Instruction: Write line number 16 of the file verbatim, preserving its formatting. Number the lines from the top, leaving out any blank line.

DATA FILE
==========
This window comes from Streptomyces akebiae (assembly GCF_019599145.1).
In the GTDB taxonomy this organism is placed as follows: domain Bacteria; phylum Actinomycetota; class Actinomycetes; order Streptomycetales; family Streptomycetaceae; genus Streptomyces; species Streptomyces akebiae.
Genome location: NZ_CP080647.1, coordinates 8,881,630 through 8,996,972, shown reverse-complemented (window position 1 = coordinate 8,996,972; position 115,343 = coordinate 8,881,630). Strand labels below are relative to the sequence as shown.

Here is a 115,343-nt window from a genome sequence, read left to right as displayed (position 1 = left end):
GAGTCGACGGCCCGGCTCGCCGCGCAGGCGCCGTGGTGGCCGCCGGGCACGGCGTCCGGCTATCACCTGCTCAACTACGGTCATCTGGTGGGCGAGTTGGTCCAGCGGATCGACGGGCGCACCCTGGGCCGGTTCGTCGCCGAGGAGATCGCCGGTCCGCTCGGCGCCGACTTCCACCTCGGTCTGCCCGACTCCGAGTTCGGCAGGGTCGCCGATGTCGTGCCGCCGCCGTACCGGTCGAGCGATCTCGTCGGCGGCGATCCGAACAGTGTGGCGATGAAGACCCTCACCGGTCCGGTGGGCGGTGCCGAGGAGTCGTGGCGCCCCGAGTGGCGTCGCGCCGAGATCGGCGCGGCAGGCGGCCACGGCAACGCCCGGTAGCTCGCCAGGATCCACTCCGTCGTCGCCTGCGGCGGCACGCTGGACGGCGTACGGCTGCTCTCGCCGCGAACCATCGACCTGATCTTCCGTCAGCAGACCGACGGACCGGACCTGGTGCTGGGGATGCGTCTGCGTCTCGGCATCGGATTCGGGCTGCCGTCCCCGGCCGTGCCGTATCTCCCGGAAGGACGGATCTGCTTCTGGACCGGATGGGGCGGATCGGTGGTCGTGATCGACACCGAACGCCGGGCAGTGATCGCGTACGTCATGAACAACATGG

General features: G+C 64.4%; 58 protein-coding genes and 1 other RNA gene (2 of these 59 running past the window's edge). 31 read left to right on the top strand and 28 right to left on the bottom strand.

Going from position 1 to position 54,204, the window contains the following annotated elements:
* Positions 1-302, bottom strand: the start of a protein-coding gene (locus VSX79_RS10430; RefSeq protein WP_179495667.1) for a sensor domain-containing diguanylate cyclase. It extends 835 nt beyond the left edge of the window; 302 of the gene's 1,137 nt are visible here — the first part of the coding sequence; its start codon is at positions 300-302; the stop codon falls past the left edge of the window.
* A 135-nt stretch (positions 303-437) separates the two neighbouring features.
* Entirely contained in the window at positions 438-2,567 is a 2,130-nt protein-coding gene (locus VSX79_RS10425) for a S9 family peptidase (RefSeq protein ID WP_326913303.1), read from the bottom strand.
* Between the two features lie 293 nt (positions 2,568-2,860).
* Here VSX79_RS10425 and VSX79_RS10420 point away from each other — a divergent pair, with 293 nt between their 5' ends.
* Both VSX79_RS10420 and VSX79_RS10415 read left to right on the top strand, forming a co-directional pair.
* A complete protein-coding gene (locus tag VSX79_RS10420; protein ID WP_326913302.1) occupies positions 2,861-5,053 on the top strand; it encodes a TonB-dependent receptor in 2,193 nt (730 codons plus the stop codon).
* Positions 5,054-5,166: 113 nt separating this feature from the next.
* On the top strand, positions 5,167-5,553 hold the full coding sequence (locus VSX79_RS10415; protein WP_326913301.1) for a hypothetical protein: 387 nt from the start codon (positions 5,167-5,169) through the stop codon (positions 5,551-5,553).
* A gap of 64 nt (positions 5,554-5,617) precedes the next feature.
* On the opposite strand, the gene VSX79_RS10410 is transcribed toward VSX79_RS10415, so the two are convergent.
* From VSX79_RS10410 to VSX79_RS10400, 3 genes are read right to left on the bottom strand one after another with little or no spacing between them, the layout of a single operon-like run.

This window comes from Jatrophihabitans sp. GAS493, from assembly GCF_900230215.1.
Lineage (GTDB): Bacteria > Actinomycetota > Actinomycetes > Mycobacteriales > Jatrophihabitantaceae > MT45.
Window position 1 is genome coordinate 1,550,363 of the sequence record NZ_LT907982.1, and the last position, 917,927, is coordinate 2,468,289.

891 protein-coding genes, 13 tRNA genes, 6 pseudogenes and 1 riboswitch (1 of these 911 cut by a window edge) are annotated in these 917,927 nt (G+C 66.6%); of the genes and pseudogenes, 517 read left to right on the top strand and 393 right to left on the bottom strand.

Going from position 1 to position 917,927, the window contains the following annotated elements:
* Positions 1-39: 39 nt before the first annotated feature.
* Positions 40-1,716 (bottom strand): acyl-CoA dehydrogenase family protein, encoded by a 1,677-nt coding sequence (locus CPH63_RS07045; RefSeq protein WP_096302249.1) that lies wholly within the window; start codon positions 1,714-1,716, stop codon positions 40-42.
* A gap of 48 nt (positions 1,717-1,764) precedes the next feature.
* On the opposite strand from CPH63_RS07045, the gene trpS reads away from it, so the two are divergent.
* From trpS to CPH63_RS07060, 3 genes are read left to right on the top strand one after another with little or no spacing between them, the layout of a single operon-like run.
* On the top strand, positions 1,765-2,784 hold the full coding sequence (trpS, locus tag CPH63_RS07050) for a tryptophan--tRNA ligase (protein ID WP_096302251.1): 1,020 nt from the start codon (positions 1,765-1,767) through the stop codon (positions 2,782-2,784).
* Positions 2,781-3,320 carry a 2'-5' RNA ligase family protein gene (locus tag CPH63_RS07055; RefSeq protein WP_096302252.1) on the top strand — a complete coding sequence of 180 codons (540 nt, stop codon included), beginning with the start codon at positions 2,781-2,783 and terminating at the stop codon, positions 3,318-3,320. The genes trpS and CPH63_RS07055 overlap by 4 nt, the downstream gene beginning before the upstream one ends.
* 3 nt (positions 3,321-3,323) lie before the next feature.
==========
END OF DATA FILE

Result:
* On the top strand, positions 5,167-5,553 hold the full coding sequence (locus VSX79_RS10415; protein WP_326913301.1) for a hypothetical protein: 387 nt from the start codon (positions 5,167-5,169) through the stop codon (positions 5,551-5,553).